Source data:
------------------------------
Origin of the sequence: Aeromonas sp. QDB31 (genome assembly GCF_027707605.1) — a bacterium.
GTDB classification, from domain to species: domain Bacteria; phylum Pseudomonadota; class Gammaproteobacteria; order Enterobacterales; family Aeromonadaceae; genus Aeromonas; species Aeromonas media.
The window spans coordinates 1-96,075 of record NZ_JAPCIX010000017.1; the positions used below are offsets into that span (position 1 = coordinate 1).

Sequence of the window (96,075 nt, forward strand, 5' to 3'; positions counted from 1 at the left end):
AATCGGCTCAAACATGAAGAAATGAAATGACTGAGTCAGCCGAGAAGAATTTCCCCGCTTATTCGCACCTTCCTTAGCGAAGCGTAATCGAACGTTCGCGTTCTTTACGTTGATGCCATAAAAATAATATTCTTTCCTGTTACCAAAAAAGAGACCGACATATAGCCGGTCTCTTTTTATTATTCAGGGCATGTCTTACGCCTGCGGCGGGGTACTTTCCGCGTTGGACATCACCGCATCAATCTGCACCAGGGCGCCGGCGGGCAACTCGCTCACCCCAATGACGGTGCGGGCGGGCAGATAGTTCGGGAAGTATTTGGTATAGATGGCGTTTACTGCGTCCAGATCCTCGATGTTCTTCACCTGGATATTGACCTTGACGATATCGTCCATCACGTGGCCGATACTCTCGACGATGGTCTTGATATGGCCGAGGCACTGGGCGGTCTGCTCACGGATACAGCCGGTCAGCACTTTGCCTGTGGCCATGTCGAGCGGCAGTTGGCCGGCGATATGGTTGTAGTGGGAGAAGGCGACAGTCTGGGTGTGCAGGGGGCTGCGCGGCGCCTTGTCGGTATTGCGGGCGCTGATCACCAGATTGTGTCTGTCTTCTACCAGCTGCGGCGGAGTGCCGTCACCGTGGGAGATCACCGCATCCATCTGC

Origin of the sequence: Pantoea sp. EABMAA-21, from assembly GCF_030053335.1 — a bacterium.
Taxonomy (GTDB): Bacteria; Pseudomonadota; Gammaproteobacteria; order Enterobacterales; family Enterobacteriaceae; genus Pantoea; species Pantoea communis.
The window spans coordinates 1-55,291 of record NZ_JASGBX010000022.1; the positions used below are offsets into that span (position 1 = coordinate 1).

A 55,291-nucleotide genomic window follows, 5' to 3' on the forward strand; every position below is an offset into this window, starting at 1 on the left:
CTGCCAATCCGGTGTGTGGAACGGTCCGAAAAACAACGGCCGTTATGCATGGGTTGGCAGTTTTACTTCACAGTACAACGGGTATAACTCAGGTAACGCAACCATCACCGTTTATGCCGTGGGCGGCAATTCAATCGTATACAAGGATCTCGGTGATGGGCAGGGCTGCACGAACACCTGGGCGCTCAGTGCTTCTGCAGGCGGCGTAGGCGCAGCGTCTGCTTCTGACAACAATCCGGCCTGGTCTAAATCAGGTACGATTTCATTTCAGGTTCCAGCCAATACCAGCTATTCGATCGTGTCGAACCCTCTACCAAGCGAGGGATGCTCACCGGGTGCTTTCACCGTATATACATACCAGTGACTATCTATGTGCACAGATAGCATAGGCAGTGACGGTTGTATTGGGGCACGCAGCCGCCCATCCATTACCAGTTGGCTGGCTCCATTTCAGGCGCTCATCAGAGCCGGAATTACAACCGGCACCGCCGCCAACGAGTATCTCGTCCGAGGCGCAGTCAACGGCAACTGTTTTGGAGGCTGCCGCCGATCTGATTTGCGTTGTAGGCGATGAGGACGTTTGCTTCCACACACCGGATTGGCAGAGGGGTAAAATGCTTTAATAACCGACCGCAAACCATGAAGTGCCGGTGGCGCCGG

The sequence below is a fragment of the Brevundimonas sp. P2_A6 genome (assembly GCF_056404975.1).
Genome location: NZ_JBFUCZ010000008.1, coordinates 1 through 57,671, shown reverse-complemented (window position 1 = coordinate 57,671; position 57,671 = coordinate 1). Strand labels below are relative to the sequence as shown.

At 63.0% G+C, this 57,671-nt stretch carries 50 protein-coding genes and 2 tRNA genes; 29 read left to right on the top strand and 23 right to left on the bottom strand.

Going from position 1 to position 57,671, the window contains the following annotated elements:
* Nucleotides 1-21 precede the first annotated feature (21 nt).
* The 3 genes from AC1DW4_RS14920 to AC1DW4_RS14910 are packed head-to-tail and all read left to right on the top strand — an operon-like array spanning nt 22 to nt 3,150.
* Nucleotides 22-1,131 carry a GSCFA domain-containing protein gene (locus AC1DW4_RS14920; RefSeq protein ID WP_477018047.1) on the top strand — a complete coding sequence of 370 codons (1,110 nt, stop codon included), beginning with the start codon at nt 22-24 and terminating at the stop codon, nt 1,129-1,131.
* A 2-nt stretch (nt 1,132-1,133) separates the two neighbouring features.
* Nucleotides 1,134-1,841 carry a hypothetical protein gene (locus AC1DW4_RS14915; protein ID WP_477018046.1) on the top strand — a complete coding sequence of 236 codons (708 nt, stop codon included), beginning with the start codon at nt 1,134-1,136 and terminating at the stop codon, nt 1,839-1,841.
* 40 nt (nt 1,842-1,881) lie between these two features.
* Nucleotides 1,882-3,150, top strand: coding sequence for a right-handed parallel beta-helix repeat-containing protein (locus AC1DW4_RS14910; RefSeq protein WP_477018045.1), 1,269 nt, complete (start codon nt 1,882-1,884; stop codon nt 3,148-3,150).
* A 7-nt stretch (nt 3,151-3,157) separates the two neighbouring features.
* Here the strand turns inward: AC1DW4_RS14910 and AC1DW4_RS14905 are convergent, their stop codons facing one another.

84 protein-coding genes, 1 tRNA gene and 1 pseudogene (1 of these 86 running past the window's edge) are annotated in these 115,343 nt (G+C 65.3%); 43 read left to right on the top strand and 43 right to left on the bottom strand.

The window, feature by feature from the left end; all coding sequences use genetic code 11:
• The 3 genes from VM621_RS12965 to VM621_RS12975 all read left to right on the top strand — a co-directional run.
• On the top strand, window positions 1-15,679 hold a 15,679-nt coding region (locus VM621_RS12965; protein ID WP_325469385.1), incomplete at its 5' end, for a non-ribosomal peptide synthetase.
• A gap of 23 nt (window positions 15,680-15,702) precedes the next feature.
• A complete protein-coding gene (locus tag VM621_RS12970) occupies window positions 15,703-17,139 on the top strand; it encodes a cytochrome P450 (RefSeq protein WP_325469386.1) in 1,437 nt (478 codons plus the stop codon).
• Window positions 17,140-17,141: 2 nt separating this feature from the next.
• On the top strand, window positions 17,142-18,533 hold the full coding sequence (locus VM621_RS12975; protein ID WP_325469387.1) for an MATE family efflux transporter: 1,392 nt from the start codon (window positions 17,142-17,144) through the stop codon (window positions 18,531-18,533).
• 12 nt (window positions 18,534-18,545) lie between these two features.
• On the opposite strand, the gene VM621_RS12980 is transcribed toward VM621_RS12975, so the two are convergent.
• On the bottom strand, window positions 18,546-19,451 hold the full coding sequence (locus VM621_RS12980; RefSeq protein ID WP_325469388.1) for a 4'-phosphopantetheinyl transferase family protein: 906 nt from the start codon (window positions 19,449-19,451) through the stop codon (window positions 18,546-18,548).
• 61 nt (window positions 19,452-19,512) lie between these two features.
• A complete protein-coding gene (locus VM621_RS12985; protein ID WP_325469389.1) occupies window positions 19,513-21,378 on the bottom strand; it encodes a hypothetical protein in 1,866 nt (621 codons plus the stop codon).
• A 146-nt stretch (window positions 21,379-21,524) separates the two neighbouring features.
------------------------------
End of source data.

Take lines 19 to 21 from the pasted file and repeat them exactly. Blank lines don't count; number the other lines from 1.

* Nucleotides 1,134-1,841 carry a hypothetical protein gene (locus AC1DW4_RS14915; protein ID WP_477018046.1) on the top strand — a complete coding sequence of 236 codons (708 nt, stop codon included), beginning with the start codon at nt 1,134-1,136 and terminating at the stop codon, nt 1,839-1,841.
* 40 nt (nt 1,842-1,881) lie between these two features.
* Nucleotides 1,882-3,150, top strand: coding sequence for a right-handed parallel beta-helix repeat-containing protein (locus AC1DW4_RS14910; RefSeq protein WP_477018045.1), 1,269 nt, complete (start codon nt 1,882-1,884; stop codon nt 3,148-3,150).